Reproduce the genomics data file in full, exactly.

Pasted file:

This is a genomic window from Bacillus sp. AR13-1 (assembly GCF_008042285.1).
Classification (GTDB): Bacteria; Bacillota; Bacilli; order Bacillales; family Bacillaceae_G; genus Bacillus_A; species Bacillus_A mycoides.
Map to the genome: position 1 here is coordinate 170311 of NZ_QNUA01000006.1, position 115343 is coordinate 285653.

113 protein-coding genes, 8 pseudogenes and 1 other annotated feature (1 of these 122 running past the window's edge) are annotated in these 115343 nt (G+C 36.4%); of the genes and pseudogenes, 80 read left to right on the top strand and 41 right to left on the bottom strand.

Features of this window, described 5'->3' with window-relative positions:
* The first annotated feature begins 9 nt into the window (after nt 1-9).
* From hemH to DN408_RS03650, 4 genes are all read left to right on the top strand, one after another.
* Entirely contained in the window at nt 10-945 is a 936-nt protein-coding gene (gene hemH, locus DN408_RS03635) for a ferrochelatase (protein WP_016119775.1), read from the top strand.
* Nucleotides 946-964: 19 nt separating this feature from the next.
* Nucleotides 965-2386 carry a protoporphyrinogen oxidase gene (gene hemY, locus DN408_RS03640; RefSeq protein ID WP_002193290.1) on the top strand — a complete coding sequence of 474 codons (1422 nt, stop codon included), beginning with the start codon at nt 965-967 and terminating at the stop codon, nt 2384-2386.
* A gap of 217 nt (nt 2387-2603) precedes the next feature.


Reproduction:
This is a genomic window from Bacillus sp. AR13-1 (assembly GCF_008042285.1).
Classification (GTDB): Bacteria; Bacillota; Bacilli; order Bacillales; family Bacillaceae_G; genus Bacillus_A; species Bacillus_A mycoides.
Map to the genome: position 1 here is coordinate 170311 of NZ_QNUA01000006.1, position 115343 is coordinate 285653.

113 protein-coding genes, 8 pseudogenes and 1 other annotated feature (1 of these 122 running past the window's edge) are annotated in these 115343 nt (G+C 36.4%); of the genes and pseudogenes, 80 read left to right on the top strand and 41 right to left on the bottom strand.

Features of this window, described 5'->3' with window-relative positions:
* The first annotated feature begins 9 nt into the window (after nt 1-9).
* From hemH to DN408_RS03650, 4 genes are all read left to right on the top strand, one after another.
* Entirely contained in the window at nt 10-945 is a 936-nt protein-coding gene (gene hemH, locus DN408_RS03635) for a ferrochelatase (protein WP_016119775.1), read from the top strand.
* Nucleotides 946-964: 19 nt separating this feature from the next.
* Nucleotides 965-2386 carry a protoporphyrinogen oxidase gene (gene hemY, locus DN408_RS03640; RefSeq protein ID WP_002193290.1) on the top strand — a complete coding sequence of 474 codons (1422 nt, stop codon included), beginning with the start codon at nt 965-967 and terminating at the stop codon, nt 2384-2386.
* A gap of 217 nt (nt 2387-2603) precedes the next feature.